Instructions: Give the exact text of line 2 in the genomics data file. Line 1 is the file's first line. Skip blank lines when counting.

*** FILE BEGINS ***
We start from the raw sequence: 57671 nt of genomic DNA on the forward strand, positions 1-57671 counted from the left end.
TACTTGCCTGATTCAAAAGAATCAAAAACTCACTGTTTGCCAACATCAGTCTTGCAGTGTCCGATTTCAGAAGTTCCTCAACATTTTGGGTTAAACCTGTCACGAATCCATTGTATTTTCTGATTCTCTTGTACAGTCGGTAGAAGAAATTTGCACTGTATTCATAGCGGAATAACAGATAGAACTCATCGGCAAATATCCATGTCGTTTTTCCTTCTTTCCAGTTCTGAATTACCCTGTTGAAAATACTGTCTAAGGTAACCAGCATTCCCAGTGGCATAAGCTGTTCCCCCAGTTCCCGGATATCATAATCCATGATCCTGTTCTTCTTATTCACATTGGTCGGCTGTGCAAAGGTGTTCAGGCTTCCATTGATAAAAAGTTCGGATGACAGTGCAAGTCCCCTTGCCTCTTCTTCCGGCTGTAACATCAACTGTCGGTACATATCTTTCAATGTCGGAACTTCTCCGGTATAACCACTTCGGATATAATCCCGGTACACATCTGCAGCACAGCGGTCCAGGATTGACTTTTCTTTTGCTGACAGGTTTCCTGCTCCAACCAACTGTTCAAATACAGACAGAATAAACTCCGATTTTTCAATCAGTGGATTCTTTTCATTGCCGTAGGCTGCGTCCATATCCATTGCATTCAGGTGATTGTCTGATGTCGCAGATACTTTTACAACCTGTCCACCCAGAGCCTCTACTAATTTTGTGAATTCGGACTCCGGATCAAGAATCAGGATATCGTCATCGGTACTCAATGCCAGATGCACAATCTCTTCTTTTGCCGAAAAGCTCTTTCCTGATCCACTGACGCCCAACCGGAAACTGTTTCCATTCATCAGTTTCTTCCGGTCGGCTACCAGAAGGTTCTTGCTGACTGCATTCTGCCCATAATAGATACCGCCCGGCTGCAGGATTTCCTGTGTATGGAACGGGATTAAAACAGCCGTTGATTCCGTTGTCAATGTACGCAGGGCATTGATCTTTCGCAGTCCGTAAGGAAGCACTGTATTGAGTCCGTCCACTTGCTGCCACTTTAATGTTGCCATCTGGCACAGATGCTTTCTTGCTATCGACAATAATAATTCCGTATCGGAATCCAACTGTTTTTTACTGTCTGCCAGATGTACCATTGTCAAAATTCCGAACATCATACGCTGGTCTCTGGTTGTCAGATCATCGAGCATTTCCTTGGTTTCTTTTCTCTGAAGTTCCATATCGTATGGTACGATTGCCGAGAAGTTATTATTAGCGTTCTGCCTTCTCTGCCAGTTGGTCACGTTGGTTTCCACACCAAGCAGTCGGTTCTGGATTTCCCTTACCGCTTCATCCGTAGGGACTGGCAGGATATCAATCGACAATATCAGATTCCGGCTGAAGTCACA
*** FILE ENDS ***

TACTTGCCTGATTCAAAAGAATCAAAAACTCACTGTTTGCCAACATCAGTCTTGCAGTGTCCGATTTCAGAAGTTCCTCAACATTTTGGGTTAAACCTGTCACGAATCCATTGTATTTTCTGATTCTCTTGTACAGTCGGTAGAAGAAATTTGCACTGTATTCATAGCGGAATAACAGATAGAACTCATCGGCAAATATCCATGTCGTTTTTCCTTCTTTCCAGTTCTGAATTACCCTGTTGAAAATACTGTCTAAGGTAACCAGCATTCCCAGTGGCATAAGCTGTTCCCCCAGTTCCCGGATATCATAATCCATGATCCTGTTCTTCTTATTCACATTGGTCGGCTGTGCAAAGGTGTTCAGGCTTCCATTGATAAAAAGTTCGGATGACAGTGCAAGTCCCCTTGCCTCTTCTTCCGGCTGTAACATCAACTGTCGGTACATATCTTTCAATGTCGGAACTTCTCCGGTATAACCACTTCGGATATAATCCCGGTACACATCTGCAGCACAGCGGTCCAGGATTGACTTTTCTTTTGCTGACAGGTTTCCTGCTCCAACCAACTGTTCAAATACAGACAGAATAAACTCCGATTTTTCAATCAGTGGATTCTTTTCATTGCCGTAGGCTGCGTCCATATCCATTGCATTCAGGTGATTGTCTGATGTCGCAGATACTTTTACAACCTGTCCACCCAGAGCCTCTACTAATTTTGTGAATTCGGACTCCGGATCAAGAATCAGGATATCGTCATCGGTACTCAATGCCAGATGCACAATCTCTTCTTTTGCCGAAAAGCTCTTTCCTGATCCACTGACGCCCAACCGGAAACTGTTTCCATTCATCAGTTTCTTCCGGTCGGCTACCAGAAGGTTCTTGCTGACTGCATTCTGCCCATAATAGATACCGCCCGGCTGCAGGATTTCCTGTGTATGGAACGGGATTAAAACAGCCGTTGATTCCGTTGTCAATGTACGCAGGGCATTGATCTTTCGCAGTCCGTAAGGAAGCACTGTATTGAGTCCGTCCACTTGCTGCCACTTTAATGTTGCCATCTGGCACAGATGCTTTCTTGCTATCGACAATAATAATTCCGTATCGGAATCCAACTGTTTTTTACTGTCTGCCAGATGTACCATTGTCAAAATTCCGAACATCATACGCTGGTCTCTGGTTGTCAGATCATCGAGCATTTCCTTGGTTTCTTTTCTCTGAAGTTCCATATCGTATGGTACGATTGCCGAGAAGTTATTATTAGCGTTCTGCCTTCTCTGCCAGTTGGTCACGTTGGTTTCCACACCAAGCAGTCGGTTCTGGATTTCCCTTACCGCTTCATCCGTAGGGACTGGCAGGATATCAATCGACAATATCAGATTCCGGCTGAAGTCACA